PRACTICALITIES BY ANDREW BRAY
To get the best out of your humble tender it's best give some thought into its many uses before you buy.
A tender’s routine role is to carry people, gear, and supplies to and from the yacht but there is more uses if you consider carefully. Choice is constrained by many factors but should take into account that the tender might also need to carry and deploy a yacht’s second anchor to windward in bad weather and possibly even serve as a lifeboat. No little boat can properly fulfill all these roles and yet by definition a tender has to be small enough to be stowed on the yacht when it goes to sea.
Factors to Consider
Size – Seaworthiness, carrying capacity, and speed all tend to improve as boats get larger. Size is often limited by available stowage area on board – particularly the available length ‘ but may also be constrained by the ability of the crew to manhandle the tender.
Crew Numbers & Distribution – The number and size of people who will routinely be using the dinghy needs to be considered, because their seating and weight distribution has to produce a well trimmed boat, even if one or more are absent, or if a normally outboard powered tender is rowed.
Rowing vs outboard – Rowing is reliable, manoeuvrable, quiet, free and gives exercise. It is also safe for children and has no range limitation or fuel requirements. A sculling vee is worth considering in case an oar is lost. However, there are many situations in which the convenience, speed and power of outboards are a practical advantage; particularly against strong winds, for larger crews, or for longer trips. If only one tender is carried it should be at least capable of accommodating the crew plus a small outboard, even if it will normally be rowed.
Outboard failure in a current or seaway can produce a dangerous situation, and outboards may get stolen, or need repair, so any boat intended for outboarding should have provision for effective rowing too – serviceable oars (not paddles) and rowlocks (not plastic), and a suitable seat for rowing hard. A tender under outboard power can also be lashed along side the yacht to propel it.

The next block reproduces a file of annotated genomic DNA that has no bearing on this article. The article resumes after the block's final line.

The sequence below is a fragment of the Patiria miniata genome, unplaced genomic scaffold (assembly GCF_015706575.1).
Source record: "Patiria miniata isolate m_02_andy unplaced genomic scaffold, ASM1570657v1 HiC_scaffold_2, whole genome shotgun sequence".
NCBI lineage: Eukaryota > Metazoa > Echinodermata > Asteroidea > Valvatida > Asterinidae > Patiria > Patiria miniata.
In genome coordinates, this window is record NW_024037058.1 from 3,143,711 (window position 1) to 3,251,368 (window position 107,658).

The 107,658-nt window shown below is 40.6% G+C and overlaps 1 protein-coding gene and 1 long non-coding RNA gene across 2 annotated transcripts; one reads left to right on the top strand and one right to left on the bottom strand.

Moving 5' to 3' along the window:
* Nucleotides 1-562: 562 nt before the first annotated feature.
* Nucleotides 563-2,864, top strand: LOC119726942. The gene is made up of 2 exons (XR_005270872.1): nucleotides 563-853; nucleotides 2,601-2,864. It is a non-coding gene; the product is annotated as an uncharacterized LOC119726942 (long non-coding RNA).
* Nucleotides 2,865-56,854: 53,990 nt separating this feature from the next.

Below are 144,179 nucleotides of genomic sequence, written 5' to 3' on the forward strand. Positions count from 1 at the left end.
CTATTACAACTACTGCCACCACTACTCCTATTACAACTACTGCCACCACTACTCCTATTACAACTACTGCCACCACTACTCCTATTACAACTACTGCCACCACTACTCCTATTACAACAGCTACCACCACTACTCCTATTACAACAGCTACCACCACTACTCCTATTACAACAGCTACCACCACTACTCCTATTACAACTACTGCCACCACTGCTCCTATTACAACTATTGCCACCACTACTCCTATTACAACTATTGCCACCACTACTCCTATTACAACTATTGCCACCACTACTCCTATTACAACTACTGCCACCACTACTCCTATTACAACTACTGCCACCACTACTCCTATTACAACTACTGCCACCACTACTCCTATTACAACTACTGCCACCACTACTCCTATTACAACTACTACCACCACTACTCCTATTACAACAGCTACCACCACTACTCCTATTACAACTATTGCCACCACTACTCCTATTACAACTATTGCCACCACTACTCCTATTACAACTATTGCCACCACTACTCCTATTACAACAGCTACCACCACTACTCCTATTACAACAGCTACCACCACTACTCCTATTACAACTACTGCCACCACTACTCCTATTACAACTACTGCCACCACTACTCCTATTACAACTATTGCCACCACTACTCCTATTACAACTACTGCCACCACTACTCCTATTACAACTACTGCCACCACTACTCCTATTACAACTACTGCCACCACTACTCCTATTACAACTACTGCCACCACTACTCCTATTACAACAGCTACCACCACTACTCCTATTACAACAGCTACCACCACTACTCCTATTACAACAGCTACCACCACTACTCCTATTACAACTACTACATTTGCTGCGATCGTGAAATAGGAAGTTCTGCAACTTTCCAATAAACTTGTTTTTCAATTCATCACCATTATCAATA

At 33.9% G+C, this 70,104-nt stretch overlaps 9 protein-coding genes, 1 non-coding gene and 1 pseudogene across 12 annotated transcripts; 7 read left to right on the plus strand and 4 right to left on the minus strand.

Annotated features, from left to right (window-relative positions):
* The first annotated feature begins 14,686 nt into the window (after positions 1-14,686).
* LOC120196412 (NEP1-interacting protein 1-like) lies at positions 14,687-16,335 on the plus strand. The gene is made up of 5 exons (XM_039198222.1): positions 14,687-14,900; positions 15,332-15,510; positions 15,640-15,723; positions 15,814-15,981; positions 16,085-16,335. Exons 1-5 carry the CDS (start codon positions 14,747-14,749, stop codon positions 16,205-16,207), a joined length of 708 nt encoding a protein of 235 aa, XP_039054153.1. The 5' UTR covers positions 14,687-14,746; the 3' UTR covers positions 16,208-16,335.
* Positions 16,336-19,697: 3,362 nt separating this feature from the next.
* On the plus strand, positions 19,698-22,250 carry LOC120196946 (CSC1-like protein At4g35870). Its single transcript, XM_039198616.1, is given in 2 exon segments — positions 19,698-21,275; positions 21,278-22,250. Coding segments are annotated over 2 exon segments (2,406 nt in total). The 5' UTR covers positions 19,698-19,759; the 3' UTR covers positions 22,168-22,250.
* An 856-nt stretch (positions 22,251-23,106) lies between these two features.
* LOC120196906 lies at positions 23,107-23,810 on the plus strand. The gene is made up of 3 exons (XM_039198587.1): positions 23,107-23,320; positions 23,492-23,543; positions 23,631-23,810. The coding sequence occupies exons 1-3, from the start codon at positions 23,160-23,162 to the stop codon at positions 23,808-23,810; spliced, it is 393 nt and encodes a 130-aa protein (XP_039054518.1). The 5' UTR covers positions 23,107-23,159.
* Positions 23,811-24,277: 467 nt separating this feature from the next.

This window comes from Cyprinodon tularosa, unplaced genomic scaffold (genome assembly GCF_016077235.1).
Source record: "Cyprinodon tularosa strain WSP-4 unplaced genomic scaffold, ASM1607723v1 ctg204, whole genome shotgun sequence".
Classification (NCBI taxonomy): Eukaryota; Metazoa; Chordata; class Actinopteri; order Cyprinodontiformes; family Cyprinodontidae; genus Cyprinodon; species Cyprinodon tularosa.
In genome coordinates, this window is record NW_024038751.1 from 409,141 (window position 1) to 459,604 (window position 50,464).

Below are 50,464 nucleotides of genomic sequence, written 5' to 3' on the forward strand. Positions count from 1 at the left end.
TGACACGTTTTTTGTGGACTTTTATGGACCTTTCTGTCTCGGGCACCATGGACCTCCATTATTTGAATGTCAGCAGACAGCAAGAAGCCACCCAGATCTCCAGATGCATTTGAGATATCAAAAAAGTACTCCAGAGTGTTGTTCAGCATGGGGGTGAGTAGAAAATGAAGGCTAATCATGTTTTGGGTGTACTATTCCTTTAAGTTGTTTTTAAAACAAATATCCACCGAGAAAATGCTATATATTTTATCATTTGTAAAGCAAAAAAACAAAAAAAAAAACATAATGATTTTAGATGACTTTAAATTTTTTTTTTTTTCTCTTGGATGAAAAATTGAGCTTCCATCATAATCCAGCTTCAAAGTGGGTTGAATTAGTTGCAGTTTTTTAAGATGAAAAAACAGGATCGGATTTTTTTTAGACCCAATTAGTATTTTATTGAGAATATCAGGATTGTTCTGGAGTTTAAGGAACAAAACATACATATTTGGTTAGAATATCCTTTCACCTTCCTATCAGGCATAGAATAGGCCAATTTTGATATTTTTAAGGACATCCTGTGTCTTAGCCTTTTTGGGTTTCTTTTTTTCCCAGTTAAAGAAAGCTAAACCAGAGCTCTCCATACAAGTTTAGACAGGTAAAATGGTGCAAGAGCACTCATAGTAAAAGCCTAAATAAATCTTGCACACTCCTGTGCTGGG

Stability – The most important property of a small boat, followed by the amount of freeboard when loaded. Capsize rarely results in just an embarrassing ducking – gear may be sunk, stores ruined, outboards drowned or lives lost.
Stability improves with increasing waterline beam, and hard bilges, so the further it departs from a flat bottomed barge the more tippy a boat is. A keel is necessary for directional stability and a slight vee bottom to avoid slamming But the fine entries and rounded or multi-chine bilges that help to make a tender look pretty are dangerous when it comes to very small boats.
In small rigid boats the choice is largely between single chine and multi-hull types with wide transoms in the water. Twin hulled boats have good stability but less load carrying capacity and do not tow or steer as tractably as monohulls. Tri-hulled boats with a dominant central hull fall somewhere in between.
A hard chined pram dingy with only modest fore and aft curvature of the bottom provides the ‘most boat’ for the smallest length and is probably the best choice for a rigid tender under two metres long. Length for length, compared with boats tapering to a pointed bow, the pram has better stability and the much larger volume in the bow allows weight to be carried well forward. This causes the boat to rise over waves rather than dip her bow into them.
Rigid Materials – Most rigid boats tenders are GRP but a great many cruising tenders are aluminium because it is lighter and stronger. Plywood boats can be built quite cheaply on a DIY basis but don’t tend to be light either and become a relatively high maintenance item. Moulded double-skinned thermoplastic boats may be unsinkable but are too heavy. For larger DIY tenders, the use of foam coring can produce strong and relatively light weight boats, with the advantage of distributed in-built buoyancy.
Buoyancy – The normal life of a tender includes occasional unattended flooding – by rain, by being caught under jetties by the tide, flipped by winds or waves, or by vandals removing bungs. Tenders may also capsize when people are using them so must possess enough in-built buoyancy not just to prevent themselves from sinking but to support a floundering crew as well. They should float upright so water can be baled out by a swimmer or someone in another boat without having to beach the dinghy. Many rigid tenders have sufficient permanent buoyancy overall, but placed low down beneath the thwarts, and in the bow, so the boat is easily rolled when even partly flooded, and lacks enough buoyancy right aft to hold the powerhead of an outboard above the water.